Following her acclaimed 2021 album rediscovering Florence Price’s four Fantasie Nègres, musicologist and pianist Dr Samantha Ege will record an album of forgotten piano music by five trailblazing yet overshadowed women composer-pianists of the Black Chicago Renaissance, including the first recording of the sole surviving work by Helen Eugenia Hagan.
Ege and pianist Thomas Graff entered the studio on 29 December 2021 to create the first recordings of the piano concertos by Hagan and Florence Price in the two-piano arrangements that are testament to the supportive culture that allowed these remarkable composers to have their works performed and distributed.
The music of all five composers remains seriously underrepresented on disc. The first known African American woman to earn a Yale degree, Helen Eugenia Hagan (1891-1964) performed in 1912 as the soloist in her own Concerto in C Minor for Piano and Orchestra. Ege and Graff perform the surviving two-piano arrangement of this, her only remaining work.
The music of Hagan is heard alongside Nora Douglas Holt (1884-1974), a singer, pianist and composer, and the first African American to receive a master’s degree in the United States. Of her over 200 compositions, only her two self-published works remain, including Negro Dance, the sole manuscript copies of the rest having been ransacked from a storage facility while she toured abroad.
Florence Price (1887-1953) is best known for her Symphony No. 1 in E minor, performed by the Chicago Symphony Orchestra in 1933, the first African-American woman to have her music presented by a major American orchestra. Much of her work came perilously close to being lost following her death, with a collection of her manuscripts rediscovered in a dilapidated house in St. Anne, Illinois in 2009. Her Piano Concerto in One Movement (1934) combines virtuosic harmony with a traditional African-American juba dance, and was performed for the first time at the BBC Proms in 2021.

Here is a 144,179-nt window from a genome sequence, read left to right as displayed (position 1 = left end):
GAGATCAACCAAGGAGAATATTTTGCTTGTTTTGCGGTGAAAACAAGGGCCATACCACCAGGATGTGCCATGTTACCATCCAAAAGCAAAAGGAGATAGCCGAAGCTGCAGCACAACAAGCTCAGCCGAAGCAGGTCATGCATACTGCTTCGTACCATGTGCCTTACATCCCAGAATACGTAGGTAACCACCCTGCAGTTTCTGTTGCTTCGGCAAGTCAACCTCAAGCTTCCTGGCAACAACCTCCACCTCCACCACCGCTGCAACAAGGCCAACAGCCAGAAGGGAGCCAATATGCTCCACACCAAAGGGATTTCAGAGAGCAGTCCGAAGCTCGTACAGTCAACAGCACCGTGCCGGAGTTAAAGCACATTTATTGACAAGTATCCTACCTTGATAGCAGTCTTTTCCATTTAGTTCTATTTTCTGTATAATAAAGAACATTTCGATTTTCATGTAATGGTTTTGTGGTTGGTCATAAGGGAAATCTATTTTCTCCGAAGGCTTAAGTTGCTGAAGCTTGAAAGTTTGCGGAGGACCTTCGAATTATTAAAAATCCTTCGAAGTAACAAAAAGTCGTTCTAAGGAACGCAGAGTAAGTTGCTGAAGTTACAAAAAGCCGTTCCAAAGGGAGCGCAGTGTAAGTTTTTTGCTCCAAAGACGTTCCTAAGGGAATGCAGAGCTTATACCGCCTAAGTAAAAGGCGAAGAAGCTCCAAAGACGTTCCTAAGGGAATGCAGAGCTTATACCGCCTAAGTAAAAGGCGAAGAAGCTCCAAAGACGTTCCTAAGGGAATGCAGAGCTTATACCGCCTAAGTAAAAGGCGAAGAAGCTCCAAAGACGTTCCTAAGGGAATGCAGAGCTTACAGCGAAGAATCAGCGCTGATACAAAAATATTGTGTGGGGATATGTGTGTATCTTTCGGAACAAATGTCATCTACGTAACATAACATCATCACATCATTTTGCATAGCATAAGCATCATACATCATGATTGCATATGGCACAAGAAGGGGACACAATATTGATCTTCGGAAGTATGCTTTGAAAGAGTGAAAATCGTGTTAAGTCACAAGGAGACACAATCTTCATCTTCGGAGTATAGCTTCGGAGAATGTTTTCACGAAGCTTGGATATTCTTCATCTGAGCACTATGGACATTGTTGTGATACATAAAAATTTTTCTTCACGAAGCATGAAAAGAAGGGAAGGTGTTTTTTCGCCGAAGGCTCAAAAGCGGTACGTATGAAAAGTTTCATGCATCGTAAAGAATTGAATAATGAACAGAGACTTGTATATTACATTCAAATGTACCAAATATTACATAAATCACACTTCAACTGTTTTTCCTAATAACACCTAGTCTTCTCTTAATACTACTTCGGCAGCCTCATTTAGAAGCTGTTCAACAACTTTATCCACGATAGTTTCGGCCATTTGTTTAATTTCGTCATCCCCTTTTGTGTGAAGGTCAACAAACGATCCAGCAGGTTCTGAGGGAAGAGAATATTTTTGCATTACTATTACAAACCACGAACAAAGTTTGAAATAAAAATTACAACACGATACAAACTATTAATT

The music of Florence Price is joined on disc with works by the Chicago musicians Margaret Bonds, her pupil and close friend, and Betty Jackson King (1928-1994), a pianist, singer, educator, choral conductor, and composer who served as the president of the National Association of Negro Musicians from 1979 to 1984. Ege performs her Four Seasonal Sketches which move from the joys of spring to the depths of winter.
The album opens with a showpiece suite by Margaret Bonds (1913-1972), who had studied under Price and sought out lessons from Nadia Boulanger. Bonds was a close friend of the poet Langston Hughes. Written for herself to perform, her resplendent Spiritual Suite (1930-40) draws on the spirituals she heard as concert encores given by legendary singers including Marian Anderson. Only one movement, Troubled Water, was published during her lifetime, with the whole suite not restored until last year.
Ege said: “I am excited to bring the voices of Bonds, Hagan, Holt, King and Price together and for listeners to learn more about the incredible Black Renaissance era through their music.”